Speaking to them, it becomes clear that the separation of SPF420 from other ventures isn't what sells the stream at all. It's the very possibility of being one of many. Billions of people have access to the internet, and only a few hundred at any one time were watching the March 11th TinyChat stream. It's a global enterprise, rendered niche. Liz and Chaz become animated at the thought. "It's not like if Boiler Room does it, we can't do it, says Chaz. "There can never be too many venues online. There already are a lot of places you can watch music on the internet, were just filling our own little niche. The way people say 'Which club do you want to go to?', people will say 'Which channel do you want to stream tonight?', or 'Which website do you want to log onto tonight?'"
"I want that", agrees Liz. "SPF420, Boiler Room, Just Jam – we should be just three of the many channels to watch for online performance. I take everything show by show. I don't like to plan ahead because there's a shelf life for everything. I'll do SPF420 until I feel it is not worth doing for our community anymore. That hurts to say, but only having one channel like this would be wack. There's lots of very underground events in smaller groups than us, and we support every freaking one of them. That's also why I'm not concerned by shelf life, because I support every artistic endeavour like ours. As long as you have a positive mission, go for it."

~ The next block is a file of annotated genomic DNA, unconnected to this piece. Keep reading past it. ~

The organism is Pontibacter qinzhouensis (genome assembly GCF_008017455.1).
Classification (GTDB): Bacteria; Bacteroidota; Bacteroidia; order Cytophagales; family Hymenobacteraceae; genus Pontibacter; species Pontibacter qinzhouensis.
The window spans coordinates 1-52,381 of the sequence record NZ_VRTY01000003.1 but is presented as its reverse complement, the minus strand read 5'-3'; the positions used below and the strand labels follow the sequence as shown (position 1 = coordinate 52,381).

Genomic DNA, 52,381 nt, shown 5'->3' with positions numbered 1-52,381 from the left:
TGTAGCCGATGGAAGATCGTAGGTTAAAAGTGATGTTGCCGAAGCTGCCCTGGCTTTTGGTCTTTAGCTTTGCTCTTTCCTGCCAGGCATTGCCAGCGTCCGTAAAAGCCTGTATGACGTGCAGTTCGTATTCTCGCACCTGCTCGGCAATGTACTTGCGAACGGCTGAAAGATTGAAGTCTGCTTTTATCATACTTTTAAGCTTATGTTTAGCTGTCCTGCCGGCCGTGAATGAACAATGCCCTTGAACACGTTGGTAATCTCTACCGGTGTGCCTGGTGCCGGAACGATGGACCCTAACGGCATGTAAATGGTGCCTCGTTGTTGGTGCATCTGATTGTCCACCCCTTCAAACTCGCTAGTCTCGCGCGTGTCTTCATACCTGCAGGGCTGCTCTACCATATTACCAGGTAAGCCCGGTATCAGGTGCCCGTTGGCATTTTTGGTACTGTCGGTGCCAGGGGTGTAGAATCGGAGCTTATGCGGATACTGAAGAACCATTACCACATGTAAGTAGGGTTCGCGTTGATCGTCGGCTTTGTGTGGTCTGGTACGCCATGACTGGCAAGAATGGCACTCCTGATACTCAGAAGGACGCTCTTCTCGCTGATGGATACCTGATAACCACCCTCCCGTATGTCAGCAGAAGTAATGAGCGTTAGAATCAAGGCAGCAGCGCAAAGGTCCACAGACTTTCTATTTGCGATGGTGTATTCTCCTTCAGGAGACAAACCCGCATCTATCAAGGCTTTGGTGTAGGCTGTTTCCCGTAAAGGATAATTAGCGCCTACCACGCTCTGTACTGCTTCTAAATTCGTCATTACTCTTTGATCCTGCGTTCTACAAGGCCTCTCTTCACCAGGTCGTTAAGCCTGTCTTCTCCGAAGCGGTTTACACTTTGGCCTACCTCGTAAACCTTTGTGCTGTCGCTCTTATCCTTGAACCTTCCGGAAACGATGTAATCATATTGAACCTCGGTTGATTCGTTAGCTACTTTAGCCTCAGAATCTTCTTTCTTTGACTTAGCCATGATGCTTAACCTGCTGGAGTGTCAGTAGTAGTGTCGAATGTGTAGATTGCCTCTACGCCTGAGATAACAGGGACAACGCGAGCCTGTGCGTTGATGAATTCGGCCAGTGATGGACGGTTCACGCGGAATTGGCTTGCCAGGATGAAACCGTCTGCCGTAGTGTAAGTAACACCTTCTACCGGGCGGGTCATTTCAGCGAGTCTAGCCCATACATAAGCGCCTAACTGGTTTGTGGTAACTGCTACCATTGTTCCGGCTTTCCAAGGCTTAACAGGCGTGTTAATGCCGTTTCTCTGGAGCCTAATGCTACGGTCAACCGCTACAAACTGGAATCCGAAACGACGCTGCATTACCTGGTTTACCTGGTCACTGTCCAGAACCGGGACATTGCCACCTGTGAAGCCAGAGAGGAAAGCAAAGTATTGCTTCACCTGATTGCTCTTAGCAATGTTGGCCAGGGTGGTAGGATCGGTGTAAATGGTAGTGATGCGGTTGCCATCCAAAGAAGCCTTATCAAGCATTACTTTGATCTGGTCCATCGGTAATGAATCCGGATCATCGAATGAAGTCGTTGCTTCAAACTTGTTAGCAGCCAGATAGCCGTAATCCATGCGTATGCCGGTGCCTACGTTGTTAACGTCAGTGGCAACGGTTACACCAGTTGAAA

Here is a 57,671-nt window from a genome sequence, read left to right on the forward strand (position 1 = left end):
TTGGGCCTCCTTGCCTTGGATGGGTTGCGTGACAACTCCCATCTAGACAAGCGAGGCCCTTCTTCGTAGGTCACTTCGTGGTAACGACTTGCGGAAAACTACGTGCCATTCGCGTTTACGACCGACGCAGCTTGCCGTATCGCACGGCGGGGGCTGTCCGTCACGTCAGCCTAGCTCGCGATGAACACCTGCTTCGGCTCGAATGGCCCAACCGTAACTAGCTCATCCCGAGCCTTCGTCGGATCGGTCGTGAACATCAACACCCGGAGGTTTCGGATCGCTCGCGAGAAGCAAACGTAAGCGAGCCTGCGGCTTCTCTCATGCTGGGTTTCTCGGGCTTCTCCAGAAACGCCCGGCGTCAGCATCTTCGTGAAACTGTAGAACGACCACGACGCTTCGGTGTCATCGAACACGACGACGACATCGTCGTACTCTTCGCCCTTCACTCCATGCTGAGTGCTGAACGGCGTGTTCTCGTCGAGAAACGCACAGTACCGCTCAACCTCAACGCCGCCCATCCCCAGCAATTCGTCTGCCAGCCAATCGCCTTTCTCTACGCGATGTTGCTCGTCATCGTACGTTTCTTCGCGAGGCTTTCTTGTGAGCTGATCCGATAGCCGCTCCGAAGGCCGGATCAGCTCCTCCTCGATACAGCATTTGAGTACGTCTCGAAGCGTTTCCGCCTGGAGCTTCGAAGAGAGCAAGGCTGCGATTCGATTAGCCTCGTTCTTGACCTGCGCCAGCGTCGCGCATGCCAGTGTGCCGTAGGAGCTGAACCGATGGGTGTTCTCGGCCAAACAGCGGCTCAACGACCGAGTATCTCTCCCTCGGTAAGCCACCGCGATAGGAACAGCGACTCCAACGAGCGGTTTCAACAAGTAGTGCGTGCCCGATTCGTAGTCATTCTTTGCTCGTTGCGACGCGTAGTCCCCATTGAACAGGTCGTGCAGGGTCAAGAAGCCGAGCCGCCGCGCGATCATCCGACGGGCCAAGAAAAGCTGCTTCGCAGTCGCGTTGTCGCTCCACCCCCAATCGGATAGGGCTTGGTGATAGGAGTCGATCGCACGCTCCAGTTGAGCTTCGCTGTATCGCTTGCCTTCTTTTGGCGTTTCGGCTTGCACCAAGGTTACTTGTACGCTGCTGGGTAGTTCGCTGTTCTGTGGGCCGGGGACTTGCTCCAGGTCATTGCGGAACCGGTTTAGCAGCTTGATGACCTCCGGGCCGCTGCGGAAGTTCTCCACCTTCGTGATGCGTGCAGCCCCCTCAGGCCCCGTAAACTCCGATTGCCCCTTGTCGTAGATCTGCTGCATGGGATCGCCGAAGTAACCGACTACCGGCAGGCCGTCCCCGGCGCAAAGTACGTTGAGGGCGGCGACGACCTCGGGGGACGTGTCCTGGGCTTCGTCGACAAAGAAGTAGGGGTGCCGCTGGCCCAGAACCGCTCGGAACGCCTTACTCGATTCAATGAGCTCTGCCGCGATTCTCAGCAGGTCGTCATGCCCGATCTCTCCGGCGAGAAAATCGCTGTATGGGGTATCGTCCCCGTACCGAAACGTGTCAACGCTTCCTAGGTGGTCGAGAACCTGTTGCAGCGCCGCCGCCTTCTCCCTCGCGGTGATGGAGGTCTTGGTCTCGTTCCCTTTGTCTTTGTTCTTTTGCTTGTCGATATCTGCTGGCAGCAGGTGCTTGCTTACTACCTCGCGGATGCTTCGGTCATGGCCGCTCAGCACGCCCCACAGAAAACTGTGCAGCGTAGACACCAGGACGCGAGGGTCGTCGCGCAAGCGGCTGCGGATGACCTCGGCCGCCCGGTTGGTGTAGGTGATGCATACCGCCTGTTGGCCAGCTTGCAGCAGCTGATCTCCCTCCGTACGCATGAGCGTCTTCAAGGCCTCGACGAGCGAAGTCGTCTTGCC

SPF420 took the step from URL to IRL when they hosted a party at this month's SXSW festival in Austin, Texas, after Ryan Hemsworth suggested they make the trip. "We hooked up with a label called Imaginary Friends, who came to us wanting to collaborate on an event for SXSW. We wanted to give an indication that it was not at SXSW, though. To play with the idea of it not being at a concrete location." So, maintaining that almost anti-IRL mentality, in an IRL setting? "Totally", insists Liz. 
"Not only was the space we played at not feasible for 500 people to show up to, we could only invited 3 people per artist and per person. It was a 75 people show. It was at someone's house. We really didn't want to be so forward about it being in Austin: We don't know where this is – it's on the internet!' I loved that event because it kept in touch with our ethics: a house show with ten artists who are like family to us. I can't explain how beautiful it was to me." So SXSW was just the beginning? "For sure. Watch out, because were going to put in 110%. If you care, hit us up."

Spoofing The Times

Former journalists at The New York Times describe a parody of the paper in 1978 and the secrecy surrounding it.

During a newspaper strike in 1978, a group of literary pranksters put out Not The New York Times. It had the tone and design of the real thing.
Credit...Andrew Sondern/The New York Times

By Alex Traub

In mid-October 1978, two months after a strike by pressmen shut down New York’s major newspapers, a broadsheet bearing the words “New York Times” appeared on newsstands.

Newsstand shoppers found some peculiarities. “Sleepy Village’s Dull Anecdote Is Grist for Reporters’ Mill,” read one headline. “Universe Very Old,” read another.

The bylines, too, seemed off. “Joseph Toaster” was not quite the same as the foreign correspondent Joseph B. Treaster, and “William Satire” was one letter away from the columnist William Safire.

This was not The New York Times; and that, in fact, is exactly what the parody called itself: Not The New York Times.

Rapturous coverage in national magazines and on television credited celebrated writers of the time, including Nora Ephron and George Plimpton.

Yet an article in Time magazine gently suggested the parody’s success came from more than the literary talent of its contributors. Brief tributes published every decade or so occasionally made the same allusion.